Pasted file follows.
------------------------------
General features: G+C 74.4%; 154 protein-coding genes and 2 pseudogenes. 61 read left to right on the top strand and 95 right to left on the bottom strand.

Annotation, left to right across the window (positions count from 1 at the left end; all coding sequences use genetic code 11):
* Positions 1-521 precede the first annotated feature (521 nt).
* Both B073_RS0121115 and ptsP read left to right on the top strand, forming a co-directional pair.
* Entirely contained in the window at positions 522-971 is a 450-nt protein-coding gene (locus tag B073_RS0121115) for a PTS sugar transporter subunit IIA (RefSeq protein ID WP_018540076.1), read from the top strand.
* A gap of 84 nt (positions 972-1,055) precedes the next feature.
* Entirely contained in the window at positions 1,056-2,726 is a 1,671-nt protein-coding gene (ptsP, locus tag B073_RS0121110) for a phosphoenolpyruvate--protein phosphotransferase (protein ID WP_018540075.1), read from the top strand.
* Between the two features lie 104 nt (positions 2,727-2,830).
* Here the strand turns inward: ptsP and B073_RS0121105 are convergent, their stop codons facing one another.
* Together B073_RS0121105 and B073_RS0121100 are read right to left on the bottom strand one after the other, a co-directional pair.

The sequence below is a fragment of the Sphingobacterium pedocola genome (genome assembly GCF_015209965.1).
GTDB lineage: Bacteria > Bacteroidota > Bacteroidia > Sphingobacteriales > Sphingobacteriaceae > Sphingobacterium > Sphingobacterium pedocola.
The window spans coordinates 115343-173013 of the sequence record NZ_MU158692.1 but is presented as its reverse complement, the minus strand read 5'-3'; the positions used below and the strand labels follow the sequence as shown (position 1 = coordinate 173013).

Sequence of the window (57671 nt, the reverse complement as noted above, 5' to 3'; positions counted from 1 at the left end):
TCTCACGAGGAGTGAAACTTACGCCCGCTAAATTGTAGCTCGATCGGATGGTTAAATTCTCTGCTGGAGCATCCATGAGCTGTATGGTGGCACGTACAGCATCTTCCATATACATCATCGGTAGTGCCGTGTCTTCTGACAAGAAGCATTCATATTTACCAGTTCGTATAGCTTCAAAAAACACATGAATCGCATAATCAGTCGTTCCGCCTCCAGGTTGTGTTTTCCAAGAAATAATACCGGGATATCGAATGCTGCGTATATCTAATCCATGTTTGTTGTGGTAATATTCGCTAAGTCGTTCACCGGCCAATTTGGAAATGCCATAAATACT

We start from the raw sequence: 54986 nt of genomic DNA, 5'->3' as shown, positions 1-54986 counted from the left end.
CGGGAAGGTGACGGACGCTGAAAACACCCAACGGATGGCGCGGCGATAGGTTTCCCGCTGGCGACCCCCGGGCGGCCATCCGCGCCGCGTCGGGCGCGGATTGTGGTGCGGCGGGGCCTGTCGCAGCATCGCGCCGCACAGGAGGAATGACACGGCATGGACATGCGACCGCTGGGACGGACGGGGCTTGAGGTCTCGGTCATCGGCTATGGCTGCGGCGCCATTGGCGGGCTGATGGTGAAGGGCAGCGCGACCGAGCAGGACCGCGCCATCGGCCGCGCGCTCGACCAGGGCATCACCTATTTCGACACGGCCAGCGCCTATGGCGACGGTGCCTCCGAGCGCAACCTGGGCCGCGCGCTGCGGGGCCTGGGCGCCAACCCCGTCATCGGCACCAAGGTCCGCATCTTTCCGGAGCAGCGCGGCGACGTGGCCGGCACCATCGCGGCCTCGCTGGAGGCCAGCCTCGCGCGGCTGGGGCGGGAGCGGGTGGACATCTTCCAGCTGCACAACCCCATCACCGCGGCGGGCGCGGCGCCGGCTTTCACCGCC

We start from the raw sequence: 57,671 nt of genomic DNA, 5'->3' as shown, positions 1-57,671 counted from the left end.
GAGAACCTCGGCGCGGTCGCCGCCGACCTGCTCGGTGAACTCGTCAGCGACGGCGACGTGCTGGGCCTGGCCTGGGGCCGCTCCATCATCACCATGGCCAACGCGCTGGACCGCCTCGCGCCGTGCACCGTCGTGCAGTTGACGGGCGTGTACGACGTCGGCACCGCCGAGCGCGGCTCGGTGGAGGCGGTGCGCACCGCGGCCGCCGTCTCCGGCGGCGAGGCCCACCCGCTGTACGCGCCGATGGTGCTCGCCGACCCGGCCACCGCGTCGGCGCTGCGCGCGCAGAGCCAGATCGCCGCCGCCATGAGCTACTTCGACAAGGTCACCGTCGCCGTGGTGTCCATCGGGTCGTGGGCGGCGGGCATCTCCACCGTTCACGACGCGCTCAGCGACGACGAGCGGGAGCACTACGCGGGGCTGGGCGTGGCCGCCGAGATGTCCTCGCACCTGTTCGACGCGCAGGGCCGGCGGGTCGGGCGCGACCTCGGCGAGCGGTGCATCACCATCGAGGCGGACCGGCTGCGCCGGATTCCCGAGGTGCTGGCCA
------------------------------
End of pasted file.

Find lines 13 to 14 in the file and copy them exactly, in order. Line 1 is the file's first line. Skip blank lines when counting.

The window spans coordinates 115343-173013 of the sequence record NZ_MU158692.1 but is presented as its reverse complement, the minus strand read 5'-3'; the positions used below and the strand labels follow the sequence as shown (position 1 = coordinate 173013).

Sequence of the window (57671 nt, the reverse complement as noted above, 5' to 3'; positions counted from 1 at the left end):